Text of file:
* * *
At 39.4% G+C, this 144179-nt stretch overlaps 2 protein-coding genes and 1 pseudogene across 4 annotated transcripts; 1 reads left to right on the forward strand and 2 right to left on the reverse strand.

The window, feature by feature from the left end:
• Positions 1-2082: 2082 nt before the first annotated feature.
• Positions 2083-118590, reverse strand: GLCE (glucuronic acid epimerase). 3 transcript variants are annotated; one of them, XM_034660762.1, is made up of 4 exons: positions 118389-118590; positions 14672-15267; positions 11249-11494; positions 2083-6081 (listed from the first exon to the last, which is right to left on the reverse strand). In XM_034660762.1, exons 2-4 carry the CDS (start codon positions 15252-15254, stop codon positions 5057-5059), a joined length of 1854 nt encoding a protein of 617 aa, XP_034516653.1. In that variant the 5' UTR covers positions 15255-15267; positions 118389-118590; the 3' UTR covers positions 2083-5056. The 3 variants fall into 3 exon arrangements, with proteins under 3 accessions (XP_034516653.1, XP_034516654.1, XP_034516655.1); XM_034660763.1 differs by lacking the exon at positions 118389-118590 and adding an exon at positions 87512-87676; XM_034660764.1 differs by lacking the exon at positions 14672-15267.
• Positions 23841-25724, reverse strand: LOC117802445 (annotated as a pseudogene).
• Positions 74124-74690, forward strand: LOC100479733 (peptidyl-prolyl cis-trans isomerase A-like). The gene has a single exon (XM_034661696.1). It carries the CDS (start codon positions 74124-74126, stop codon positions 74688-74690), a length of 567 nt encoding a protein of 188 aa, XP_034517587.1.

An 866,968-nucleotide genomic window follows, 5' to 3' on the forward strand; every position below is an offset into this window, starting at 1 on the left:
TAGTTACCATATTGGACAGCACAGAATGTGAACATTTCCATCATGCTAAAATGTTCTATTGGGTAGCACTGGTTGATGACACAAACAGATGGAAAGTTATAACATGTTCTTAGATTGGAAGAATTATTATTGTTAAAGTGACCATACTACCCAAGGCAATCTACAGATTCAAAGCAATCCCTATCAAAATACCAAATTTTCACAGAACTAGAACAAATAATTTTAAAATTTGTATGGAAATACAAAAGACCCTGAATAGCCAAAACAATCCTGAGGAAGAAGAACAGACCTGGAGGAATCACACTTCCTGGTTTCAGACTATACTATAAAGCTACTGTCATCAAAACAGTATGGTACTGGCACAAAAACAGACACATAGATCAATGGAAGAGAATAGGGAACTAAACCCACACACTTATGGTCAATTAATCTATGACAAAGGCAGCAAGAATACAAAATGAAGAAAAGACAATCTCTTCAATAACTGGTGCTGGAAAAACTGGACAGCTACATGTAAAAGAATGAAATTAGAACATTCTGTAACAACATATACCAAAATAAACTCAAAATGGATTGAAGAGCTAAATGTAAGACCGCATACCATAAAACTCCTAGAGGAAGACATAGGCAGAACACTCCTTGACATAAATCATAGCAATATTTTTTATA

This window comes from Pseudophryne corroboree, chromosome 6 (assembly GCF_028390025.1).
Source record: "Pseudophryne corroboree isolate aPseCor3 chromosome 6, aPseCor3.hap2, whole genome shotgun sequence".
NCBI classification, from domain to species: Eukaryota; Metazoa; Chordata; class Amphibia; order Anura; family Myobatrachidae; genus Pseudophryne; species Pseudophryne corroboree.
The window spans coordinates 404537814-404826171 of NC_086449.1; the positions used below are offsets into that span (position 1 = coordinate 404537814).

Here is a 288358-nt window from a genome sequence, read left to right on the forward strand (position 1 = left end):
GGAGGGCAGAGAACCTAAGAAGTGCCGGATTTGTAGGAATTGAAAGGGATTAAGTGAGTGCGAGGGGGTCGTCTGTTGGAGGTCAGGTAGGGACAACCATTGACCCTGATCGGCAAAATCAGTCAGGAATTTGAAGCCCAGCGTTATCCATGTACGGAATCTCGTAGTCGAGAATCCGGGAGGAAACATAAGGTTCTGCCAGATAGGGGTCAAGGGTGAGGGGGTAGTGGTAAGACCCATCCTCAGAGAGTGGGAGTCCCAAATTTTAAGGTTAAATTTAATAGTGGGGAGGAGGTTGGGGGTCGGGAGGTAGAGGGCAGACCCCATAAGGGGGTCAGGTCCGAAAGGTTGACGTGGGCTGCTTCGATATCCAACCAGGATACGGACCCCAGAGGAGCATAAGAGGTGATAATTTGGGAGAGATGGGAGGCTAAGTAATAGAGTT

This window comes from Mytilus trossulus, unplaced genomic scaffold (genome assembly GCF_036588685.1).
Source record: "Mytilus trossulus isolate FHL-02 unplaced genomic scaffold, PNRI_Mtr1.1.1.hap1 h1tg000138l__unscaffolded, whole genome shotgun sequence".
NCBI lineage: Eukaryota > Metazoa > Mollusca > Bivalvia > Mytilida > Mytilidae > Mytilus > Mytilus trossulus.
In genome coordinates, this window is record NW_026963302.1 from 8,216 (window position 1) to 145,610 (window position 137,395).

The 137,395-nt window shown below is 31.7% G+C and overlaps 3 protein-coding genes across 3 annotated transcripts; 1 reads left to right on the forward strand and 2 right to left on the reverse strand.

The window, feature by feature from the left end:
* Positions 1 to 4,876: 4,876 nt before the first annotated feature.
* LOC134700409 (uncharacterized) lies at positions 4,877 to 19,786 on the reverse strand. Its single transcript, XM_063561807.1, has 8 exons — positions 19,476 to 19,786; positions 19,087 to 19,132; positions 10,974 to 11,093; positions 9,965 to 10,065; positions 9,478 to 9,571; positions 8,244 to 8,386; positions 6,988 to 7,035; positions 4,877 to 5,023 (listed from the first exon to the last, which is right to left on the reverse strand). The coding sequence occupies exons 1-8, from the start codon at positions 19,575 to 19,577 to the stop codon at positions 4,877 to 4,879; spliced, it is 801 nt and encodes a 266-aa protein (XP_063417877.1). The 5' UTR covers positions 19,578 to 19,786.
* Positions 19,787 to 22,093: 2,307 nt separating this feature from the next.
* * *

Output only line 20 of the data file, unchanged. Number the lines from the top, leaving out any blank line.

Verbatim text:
The window, feature by feature from the left end: